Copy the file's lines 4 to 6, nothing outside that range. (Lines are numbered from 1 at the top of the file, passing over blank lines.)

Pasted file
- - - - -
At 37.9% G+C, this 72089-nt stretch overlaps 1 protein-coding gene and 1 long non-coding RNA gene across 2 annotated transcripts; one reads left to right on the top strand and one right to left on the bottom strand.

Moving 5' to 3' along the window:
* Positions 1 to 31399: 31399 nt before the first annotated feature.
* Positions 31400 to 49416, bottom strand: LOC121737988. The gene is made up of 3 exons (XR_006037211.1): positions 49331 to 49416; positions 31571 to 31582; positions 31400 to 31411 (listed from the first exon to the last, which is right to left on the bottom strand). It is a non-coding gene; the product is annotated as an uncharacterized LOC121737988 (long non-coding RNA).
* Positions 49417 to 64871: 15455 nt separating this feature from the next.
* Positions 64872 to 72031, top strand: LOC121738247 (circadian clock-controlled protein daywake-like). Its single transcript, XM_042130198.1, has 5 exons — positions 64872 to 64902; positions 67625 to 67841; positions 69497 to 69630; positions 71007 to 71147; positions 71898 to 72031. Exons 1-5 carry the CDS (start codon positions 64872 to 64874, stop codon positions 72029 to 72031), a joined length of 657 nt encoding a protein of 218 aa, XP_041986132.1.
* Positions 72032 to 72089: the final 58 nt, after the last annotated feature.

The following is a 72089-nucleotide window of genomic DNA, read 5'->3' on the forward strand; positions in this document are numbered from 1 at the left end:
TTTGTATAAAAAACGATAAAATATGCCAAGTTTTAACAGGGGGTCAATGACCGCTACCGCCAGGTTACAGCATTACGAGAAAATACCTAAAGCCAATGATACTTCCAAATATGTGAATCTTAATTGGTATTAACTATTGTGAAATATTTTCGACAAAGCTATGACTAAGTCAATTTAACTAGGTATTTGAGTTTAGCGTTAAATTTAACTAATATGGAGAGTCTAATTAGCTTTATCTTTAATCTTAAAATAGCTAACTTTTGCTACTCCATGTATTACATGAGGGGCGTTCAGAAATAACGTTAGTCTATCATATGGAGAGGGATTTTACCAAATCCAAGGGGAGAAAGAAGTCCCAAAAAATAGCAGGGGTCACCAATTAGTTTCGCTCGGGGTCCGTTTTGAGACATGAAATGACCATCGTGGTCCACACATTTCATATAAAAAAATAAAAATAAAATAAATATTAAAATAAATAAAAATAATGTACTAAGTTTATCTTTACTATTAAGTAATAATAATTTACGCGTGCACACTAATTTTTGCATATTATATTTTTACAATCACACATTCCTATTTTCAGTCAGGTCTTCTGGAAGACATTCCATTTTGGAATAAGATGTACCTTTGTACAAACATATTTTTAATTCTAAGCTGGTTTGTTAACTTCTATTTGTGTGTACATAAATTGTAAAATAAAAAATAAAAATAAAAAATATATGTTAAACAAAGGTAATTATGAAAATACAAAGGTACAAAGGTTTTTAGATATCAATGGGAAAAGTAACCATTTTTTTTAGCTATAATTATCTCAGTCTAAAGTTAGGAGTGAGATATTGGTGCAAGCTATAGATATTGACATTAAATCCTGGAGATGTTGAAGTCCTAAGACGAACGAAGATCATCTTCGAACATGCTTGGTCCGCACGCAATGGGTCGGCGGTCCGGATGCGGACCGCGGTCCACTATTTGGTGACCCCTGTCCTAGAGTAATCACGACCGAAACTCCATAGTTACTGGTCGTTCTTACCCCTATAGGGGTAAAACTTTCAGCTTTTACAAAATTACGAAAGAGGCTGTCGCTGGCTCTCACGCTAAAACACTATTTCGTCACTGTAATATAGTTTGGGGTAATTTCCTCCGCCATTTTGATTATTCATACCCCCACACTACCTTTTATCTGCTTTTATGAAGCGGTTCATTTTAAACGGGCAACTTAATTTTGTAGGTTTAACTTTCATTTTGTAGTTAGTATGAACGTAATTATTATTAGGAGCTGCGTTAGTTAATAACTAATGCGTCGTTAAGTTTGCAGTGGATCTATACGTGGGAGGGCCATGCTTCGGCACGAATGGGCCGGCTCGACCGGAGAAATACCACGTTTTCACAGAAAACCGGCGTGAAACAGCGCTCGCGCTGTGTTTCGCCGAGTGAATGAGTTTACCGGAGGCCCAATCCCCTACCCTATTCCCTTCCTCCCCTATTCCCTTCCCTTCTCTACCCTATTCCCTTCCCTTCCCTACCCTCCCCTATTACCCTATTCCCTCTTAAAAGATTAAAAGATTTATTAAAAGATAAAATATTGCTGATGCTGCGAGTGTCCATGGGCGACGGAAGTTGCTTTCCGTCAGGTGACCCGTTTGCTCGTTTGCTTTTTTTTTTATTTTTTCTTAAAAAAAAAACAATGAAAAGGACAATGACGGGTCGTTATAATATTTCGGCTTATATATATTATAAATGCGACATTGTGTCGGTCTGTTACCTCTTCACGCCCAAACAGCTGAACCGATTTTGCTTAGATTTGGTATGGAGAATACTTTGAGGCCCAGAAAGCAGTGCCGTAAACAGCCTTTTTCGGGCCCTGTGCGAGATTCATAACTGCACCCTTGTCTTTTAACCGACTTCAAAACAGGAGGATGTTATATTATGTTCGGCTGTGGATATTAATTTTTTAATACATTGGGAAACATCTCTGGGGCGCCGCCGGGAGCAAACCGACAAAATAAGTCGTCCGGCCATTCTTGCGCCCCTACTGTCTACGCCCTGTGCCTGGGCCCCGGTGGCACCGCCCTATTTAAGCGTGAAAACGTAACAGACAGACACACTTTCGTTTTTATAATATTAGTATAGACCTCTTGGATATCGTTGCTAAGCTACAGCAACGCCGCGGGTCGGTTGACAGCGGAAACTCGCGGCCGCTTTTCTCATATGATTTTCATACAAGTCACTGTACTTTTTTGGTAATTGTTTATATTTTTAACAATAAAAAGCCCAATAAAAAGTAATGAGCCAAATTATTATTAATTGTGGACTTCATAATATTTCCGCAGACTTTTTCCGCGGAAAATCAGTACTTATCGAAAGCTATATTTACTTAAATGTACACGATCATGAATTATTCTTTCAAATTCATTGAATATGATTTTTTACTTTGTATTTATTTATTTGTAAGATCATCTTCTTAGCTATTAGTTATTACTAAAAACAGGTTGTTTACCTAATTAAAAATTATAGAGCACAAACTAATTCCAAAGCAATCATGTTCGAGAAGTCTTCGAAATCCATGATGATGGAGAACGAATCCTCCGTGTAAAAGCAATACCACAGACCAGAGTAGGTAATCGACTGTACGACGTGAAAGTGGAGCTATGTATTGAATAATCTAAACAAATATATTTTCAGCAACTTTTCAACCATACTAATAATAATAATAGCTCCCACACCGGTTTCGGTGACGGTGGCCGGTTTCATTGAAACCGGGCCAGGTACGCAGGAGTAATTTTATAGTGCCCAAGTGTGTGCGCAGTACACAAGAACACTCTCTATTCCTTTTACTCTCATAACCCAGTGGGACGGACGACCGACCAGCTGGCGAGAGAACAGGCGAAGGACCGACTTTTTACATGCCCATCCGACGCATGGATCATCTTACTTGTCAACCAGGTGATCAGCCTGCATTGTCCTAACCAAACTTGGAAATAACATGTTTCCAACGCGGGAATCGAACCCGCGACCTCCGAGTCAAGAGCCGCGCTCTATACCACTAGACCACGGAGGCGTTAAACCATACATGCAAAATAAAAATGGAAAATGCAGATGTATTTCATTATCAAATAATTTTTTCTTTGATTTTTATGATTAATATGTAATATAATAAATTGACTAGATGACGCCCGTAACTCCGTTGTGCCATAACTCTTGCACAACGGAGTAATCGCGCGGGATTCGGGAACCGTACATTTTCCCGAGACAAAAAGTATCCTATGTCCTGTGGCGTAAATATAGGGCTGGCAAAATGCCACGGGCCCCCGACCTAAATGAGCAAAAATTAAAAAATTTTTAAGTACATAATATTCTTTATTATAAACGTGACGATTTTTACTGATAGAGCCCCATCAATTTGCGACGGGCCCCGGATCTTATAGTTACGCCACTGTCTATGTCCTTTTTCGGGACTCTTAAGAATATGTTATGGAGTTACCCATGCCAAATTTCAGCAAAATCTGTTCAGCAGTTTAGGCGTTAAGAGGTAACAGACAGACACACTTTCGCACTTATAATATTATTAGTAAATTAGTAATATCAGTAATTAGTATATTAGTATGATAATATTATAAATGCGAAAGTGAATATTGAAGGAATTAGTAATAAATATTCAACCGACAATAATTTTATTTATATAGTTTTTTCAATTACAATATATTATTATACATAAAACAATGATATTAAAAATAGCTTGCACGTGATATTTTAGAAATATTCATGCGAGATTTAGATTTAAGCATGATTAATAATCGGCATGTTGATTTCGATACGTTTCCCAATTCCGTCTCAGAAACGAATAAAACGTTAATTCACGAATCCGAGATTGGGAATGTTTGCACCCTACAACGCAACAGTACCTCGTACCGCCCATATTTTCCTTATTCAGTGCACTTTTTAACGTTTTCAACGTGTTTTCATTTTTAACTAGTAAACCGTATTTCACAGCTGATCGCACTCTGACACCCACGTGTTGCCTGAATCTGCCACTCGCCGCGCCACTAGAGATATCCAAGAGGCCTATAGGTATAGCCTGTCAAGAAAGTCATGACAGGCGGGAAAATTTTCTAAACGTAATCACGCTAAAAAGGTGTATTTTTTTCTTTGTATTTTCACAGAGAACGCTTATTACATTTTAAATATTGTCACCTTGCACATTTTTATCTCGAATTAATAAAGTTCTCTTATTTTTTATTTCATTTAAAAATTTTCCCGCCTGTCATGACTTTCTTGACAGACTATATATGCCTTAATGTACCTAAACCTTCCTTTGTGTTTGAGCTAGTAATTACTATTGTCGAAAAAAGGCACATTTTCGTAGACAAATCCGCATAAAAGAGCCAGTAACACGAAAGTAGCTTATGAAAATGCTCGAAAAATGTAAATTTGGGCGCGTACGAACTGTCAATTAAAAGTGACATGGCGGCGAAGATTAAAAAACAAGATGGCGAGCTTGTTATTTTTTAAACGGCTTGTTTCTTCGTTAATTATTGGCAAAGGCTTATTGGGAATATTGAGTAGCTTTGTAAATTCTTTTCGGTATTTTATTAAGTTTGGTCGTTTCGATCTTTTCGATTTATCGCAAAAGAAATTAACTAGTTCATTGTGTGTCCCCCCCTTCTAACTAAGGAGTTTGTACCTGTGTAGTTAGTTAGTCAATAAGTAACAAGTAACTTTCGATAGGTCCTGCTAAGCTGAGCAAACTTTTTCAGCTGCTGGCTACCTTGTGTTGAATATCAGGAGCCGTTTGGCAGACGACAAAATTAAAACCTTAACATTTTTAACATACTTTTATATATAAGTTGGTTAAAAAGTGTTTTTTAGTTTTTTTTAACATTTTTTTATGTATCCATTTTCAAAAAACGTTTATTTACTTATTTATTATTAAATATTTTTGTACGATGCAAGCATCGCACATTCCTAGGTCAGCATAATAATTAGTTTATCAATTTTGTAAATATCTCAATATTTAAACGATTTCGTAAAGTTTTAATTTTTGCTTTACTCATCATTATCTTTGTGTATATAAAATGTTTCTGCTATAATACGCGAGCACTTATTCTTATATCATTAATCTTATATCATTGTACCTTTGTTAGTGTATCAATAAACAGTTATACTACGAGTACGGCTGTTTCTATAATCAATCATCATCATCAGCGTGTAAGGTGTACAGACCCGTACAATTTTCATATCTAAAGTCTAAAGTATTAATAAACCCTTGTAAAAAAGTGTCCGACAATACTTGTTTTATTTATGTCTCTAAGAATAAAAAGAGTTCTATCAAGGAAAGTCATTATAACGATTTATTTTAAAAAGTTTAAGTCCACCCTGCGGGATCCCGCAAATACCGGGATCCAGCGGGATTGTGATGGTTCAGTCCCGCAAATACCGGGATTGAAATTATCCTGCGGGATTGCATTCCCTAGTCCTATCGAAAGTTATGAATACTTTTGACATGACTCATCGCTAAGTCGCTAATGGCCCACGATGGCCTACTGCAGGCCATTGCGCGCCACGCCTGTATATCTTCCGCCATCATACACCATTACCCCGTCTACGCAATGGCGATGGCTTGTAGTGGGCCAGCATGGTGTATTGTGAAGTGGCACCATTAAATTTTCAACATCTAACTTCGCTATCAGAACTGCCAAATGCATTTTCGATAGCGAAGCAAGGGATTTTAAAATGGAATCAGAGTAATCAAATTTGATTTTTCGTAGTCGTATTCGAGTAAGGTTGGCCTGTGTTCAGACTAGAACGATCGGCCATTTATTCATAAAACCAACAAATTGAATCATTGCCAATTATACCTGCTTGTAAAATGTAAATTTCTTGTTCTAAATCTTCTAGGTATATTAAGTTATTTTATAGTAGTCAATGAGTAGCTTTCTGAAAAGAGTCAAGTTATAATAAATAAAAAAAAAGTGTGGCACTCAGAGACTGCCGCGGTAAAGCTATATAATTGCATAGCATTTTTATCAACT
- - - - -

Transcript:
* Positions 31400 to 49416, bottom strand: LOC121737988. The gene is made up of 3 exons (XR_006037211.1): positions 49331 to 49416; positions 31571 to 31582; positions 31400 to 31411 (listed from the first exon to the last, which is right to left on the bottom strand). It is a non-coding gene; the product is annotated as an uncharacterized LOC121737988 (long non-coding RNA).
* Positions 49417 to 64871: 15455 nt separating this feature from the next.
* Positions 64872 to 72031, top strand: LOC121738247 (circadian clock-controlled protein daywake-like). Its single transcript, XM_042130198.1, has 5 exons — positions 64872 to 64902; positions 67625 to 67841; positions 69497 to 69630; positions 71007 to 71147; positions 71898 to 72031. Exons 1-5 carry the CDS (start codon positions 64872 to 64874, stop codon positions 72029 to 72031), a joined length of 657 nt encoding a protein of 218 aa, XP_041986132.1.